What’s the point of Black Friday?

By Yechan Kwon, Staff Writer

Black Friday, the day where people trample and crowd each other for cheap goods mere hours after being “thankful” for what they already have. It feels almost ironic if you think about it. Thanksgiving is supposed to be a day of being together and being content.

Most people are there to save money by buying things at a discount. However, since everyone is there for the same reason, it tends to get a bit chaotic. It’s not worth rummaging through the massive swarm that materializes in stores just for a discount on cheap goods if you already have what you need because in the end, how much extra are you really going to get? Most of what you want to get is probably something that you don’t really need or is all sold out by the time you already arrive there. Sometimes you lose from going, instead of gaining cheap goods.

It is also quite tiresome on the store clerks who have to deal with that many customers. It’s pretty stressful on both ends, if you think of it. No one wants to deal with that many people at once right after most likely having the day off. With everyone running back and forth the aisles and the cash register, it would make for quite the tiring day.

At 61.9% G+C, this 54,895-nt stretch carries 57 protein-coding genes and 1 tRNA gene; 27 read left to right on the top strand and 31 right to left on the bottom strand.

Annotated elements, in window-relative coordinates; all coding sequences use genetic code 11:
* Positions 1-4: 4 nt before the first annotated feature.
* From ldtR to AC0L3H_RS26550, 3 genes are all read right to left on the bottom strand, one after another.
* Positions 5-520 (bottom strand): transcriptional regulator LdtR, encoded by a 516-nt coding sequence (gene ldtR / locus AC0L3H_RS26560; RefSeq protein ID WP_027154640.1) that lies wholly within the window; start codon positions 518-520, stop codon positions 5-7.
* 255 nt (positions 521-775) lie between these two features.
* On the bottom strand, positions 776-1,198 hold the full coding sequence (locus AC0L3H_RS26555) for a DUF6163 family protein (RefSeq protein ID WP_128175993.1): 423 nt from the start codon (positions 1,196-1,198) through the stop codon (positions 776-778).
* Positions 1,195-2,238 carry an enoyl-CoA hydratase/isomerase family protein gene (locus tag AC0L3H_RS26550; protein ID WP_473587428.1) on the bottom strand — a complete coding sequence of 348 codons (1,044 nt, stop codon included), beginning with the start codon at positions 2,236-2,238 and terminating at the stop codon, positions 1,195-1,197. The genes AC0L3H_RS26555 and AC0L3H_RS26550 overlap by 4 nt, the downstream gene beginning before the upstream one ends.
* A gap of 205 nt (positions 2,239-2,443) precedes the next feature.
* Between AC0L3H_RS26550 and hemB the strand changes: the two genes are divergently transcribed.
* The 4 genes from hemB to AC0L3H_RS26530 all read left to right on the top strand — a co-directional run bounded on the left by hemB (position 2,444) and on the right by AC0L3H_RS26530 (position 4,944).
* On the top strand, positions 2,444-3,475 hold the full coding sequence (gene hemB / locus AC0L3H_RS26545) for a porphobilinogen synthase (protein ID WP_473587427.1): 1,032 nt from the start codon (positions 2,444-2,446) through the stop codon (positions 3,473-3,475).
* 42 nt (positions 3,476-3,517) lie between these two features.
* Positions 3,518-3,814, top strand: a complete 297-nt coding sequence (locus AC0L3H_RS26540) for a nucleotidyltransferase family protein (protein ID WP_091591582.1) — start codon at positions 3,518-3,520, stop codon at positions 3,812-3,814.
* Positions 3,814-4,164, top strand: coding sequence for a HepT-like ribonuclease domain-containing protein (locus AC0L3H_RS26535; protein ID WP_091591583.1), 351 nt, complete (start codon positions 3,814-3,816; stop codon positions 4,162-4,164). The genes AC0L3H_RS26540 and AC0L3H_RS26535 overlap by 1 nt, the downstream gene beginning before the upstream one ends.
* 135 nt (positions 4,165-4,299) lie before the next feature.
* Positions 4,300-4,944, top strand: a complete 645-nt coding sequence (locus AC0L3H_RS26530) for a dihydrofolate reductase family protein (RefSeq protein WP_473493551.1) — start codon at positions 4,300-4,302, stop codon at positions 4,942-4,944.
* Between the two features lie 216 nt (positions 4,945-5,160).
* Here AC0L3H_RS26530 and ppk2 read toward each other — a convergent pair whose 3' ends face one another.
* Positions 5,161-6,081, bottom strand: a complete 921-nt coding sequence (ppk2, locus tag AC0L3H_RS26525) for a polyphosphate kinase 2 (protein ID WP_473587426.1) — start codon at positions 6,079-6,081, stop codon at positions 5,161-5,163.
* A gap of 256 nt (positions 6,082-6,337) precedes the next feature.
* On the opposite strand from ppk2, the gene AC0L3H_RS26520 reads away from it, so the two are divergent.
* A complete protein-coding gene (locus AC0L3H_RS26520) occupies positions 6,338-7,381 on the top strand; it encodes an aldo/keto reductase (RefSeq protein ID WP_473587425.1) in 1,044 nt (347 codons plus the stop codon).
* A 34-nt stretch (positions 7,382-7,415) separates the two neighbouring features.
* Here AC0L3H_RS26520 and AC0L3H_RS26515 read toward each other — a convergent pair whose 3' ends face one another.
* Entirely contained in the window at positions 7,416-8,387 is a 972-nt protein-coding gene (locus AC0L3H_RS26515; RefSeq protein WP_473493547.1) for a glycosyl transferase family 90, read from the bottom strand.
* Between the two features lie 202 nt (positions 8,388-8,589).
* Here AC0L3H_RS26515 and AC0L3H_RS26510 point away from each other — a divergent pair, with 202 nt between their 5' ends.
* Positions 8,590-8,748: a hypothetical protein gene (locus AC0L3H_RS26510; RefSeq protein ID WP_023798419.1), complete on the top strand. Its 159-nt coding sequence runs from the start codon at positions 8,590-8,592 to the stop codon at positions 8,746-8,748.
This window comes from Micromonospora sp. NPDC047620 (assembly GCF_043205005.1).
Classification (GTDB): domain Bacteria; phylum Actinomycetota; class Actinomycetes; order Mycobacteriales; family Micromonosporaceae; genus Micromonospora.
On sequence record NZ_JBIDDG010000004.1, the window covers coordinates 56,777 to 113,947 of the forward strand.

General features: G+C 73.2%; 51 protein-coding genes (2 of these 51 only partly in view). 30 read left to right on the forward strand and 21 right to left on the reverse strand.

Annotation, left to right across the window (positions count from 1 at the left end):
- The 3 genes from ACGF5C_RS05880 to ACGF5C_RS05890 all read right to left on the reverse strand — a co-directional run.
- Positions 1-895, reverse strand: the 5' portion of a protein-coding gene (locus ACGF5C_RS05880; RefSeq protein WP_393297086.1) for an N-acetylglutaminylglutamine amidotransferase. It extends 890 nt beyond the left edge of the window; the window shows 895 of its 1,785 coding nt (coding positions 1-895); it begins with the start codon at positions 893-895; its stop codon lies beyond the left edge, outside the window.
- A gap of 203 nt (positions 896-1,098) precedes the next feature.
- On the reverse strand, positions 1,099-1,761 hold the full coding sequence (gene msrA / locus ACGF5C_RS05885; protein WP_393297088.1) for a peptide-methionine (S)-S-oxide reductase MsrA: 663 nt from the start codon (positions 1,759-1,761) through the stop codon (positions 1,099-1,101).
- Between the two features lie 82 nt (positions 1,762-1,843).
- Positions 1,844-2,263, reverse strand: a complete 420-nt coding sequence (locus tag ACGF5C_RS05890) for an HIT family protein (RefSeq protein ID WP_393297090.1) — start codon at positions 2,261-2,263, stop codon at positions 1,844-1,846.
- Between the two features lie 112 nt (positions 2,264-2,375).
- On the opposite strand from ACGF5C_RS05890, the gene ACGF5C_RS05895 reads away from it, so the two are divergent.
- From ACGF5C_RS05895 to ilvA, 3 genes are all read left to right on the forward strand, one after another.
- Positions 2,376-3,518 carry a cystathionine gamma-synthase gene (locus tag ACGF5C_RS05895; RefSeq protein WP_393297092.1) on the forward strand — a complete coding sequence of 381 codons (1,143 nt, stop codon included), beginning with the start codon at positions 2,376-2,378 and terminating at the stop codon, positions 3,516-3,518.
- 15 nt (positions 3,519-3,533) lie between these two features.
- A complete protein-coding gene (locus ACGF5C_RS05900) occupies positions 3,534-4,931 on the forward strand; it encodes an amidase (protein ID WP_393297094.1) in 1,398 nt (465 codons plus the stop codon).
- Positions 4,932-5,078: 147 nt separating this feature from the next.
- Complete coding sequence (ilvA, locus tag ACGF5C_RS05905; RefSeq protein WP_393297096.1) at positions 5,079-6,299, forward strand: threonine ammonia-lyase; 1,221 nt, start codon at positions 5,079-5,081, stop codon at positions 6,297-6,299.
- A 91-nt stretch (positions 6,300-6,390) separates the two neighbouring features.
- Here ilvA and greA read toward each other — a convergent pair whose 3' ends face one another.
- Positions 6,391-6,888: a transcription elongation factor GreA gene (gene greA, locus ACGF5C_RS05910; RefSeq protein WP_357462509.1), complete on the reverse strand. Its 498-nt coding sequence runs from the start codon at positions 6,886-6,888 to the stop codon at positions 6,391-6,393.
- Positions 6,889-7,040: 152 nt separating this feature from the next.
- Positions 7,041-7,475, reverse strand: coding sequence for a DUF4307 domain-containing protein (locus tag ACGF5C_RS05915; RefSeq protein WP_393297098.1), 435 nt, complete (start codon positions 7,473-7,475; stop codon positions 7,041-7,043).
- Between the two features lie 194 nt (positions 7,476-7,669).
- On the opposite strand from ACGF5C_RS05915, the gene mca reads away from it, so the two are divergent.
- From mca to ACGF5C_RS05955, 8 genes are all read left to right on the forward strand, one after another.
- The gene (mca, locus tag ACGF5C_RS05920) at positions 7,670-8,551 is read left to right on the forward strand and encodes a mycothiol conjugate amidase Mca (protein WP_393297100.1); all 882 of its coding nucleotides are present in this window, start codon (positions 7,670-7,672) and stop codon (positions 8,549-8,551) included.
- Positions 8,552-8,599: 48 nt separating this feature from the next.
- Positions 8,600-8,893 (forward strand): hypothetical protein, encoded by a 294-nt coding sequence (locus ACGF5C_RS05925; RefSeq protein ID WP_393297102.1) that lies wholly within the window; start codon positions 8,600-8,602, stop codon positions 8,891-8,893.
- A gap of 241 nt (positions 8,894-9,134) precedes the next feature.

Overall, Black Friday shouldn’t be this huge mess of people trying to hoard an entire store’s stock of objects. They should remember what they and their family said hours before on Thanksgiving Day. It doesn’t have to be chaotic; people can choose to be more calm with the whole ordeal and be a bit more mindful. We have long lines stretching from store doors on Thanksgiving evening. That’s where it gets a bit excessive.

As Jacqueline Grohs, an English teacher at Leigh, says, “On one hand I like deals like anyone does but on the other hand, it shouldn’t get to where people forget their humanity and it becomes violent.”

Instead of celebrating thankfulness and being content with family and friends, short-sighted people are just impatient standing outside of stores waiting for opening the next day so that they can all rush to hoard what they don’t need at all.

In order for Black Friday to be a more contained, less chaotic event, what we could all do as people is simply not forget our humanity and be more caring because as much as we like these great deals, so do others and the season of giving has begun.

We should also keep in mind what we really need and what we already have. Sure like $60 for a television sounds enticing but if you already have one that works, consider giving it to someone who might not have one. You also really don’t need another video game console if you know it won’t be popular after a while so unless you plan to give it as a gift, don’t just rush over to it.

We should also remember that everyone else is a person too with the same goals and try to be more respectful. If we do this, perhaps this day could be a more enjoyable and calm event.